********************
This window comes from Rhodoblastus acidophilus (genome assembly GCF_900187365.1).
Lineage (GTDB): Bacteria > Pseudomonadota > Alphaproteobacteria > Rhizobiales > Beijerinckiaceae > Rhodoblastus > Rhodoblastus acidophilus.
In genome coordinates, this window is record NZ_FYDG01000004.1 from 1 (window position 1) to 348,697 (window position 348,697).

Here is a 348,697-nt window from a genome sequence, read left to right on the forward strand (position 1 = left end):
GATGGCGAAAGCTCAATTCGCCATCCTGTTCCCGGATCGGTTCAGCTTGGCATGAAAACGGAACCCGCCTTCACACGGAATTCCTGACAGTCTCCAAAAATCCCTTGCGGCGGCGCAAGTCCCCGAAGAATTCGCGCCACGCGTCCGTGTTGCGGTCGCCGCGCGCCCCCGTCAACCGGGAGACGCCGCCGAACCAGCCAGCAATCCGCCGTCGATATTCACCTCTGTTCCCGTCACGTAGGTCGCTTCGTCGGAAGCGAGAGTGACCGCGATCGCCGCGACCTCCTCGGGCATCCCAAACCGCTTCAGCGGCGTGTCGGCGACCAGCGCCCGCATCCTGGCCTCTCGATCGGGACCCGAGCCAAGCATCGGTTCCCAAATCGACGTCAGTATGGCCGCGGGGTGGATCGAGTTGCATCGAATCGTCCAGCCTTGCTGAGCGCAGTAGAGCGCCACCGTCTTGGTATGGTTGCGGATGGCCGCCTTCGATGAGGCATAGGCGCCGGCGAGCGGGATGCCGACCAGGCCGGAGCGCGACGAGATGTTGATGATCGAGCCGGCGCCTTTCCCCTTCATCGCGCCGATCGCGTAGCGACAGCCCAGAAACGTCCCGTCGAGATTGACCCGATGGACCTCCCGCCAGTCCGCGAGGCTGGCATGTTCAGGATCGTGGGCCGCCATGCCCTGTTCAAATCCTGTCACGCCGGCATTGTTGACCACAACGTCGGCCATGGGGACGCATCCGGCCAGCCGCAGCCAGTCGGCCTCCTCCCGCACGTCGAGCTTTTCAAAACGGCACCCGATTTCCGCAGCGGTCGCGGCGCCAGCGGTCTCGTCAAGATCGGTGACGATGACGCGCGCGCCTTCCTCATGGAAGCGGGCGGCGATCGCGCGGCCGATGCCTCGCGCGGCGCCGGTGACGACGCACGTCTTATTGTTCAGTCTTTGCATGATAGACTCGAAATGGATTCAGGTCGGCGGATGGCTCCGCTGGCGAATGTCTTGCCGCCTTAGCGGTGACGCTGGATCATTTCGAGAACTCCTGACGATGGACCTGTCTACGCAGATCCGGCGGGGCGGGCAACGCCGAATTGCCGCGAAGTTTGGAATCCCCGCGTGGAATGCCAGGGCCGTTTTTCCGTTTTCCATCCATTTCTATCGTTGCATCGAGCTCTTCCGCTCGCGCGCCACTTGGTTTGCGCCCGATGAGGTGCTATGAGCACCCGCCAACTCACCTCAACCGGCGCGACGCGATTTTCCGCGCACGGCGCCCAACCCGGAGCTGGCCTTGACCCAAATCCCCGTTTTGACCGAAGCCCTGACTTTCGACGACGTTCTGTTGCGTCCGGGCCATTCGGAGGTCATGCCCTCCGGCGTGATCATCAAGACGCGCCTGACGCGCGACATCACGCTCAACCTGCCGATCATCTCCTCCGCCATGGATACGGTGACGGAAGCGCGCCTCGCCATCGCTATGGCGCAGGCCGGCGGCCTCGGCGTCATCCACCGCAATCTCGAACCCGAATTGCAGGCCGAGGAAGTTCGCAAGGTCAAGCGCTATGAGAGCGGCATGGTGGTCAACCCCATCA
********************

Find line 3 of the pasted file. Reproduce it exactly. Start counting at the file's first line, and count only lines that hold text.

In genome coordinates, this window is record NZ_FYDG01000004.1 from 1 (window position 1) to 348,697 (window position 348,697).